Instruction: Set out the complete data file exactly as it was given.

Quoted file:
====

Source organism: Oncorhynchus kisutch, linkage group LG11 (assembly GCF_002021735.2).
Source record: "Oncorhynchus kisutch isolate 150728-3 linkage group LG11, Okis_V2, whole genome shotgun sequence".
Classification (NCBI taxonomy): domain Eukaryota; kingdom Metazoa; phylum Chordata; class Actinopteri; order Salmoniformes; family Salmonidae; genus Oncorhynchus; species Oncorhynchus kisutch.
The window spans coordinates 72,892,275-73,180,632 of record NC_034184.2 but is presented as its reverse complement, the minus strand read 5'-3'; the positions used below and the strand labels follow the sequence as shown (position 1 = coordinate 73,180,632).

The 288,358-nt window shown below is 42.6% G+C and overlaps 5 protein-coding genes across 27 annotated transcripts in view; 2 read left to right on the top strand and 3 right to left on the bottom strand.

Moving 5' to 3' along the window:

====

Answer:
Source organism: Oncorhynchus kisutch, linkage group LG11 (assembly GCF_002021735.2).
Source record: "Oncorhynchus kisutch isolate 150728-3 linkage group LG11, Okis_V2, whole genome shotgun sequence".
Classification (NCBI taxonomy): domain Eukaryota; kingdom Metazoa; phylum Chordata; class Actinopteri; order Salmoniformes; family Salmonidae; genus Oncorhynchus; species Oncorhynchus kisutch.
The window spans coordinates 72,892,275-73,180,632 of record NC_034184.2 but is presented as its reverse complement, the minus strand read 5'-3'; the positions used below and the strand labels follow the sequence as shown (position 1 = coordinate 73,180,632).

The 288,358-nt window shown below is 42.6% G+C and overlaps 5 protein-coding genes across 27 annotated transcripts in view; 2 read left to right on the top strand and 3 right to left on the bottom strand.

Moving 5' to 3' along the window: